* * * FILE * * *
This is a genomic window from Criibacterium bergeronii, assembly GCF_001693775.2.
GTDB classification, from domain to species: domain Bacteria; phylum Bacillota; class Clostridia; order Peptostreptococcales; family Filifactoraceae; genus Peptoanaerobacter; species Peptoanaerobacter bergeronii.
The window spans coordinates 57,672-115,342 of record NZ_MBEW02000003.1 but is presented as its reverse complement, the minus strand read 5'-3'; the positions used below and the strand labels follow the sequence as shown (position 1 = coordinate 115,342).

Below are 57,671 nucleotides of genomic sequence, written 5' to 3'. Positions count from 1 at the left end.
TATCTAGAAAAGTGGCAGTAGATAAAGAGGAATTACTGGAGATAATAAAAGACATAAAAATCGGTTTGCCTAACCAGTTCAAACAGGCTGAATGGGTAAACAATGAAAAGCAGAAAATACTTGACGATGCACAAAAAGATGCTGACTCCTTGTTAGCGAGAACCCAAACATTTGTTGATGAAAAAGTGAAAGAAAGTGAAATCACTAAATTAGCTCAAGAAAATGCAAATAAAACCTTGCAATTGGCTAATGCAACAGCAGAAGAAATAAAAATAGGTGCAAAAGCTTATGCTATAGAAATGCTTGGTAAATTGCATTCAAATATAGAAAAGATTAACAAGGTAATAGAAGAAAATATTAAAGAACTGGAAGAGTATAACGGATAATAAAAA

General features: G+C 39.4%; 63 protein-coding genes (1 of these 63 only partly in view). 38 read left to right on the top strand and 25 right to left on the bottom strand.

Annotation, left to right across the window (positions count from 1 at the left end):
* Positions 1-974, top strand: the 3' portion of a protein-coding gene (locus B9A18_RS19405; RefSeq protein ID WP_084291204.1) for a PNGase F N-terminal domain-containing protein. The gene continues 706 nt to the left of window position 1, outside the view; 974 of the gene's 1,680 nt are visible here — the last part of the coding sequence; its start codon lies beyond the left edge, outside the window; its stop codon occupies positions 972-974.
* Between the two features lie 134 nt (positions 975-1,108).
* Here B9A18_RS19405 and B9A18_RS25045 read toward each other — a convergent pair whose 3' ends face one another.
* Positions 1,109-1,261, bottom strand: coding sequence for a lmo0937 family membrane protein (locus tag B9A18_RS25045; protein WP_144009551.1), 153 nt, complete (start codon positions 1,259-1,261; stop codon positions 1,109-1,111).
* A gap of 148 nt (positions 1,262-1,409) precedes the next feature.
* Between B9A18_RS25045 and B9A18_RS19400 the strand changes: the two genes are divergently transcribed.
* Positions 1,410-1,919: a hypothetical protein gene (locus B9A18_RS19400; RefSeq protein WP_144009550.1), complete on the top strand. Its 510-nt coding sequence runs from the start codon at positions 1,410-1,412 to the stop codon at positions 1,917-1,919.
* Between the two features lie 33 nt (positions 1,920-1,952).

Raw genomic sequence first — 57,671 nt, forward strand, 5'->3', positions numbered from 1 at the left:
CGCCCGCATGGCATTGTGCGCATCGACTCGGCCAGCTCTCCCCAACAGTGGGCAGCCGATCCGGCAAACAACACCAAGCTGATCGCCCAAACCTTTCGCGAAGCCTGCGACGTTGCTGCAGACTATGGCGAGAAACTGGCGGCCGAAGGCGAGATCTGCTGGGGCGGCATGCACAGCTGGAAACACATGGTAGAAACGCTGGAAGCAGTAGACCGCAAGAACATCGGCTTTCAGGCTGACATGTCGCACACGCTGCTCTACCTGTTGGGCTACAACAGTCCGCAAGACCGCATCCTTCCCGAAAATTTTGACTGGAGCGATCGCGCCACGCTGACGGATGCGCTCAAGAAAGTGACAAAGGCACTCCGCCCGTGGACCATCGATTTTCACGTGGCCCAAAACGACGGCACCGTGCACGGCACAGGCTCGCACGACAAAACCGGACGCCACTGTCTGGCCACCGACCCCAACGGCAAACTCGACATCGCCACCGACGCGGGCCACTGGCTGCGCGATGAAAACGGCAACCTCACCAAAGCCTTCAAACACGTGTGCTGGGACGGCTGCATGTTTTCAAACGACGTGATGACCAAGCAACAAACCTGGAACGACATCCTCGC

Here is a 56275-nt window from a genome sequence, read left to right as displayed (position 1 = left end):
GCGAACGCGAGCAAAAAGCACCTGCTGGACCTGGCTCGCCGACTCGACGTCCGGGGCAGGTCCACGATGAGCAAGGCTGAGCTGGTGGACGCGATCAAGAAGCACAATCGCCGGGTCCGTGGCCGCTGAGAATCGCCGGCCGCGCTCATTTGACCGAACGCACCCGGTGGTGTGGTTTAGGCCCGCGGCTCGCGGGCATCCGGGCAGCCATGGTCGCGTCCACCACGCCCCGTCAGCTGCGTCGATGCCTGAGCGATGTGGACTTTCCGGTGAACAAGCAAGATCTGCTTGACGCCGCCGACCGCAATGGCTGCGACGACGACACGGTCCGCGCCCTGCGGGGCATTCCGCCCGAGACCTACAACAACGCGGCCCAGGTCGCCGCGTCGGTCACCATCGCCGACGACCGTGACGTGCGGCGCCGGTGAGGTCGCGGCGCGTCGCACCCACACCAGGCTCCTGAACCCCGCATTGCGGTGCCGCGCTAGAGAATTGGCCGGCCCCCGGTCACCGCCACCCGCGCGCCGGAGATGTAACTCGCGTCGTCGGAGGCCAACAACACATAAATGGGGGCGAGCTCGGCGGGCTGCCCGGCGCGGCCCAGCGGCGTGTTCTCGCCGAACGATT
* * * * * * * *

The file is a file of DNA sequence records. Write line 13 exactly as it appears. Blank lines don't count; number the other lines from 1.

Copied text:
* Between B9A18_RS25045 and B9A18_RS19400 the strand changes: the two genes are divergently transcribed.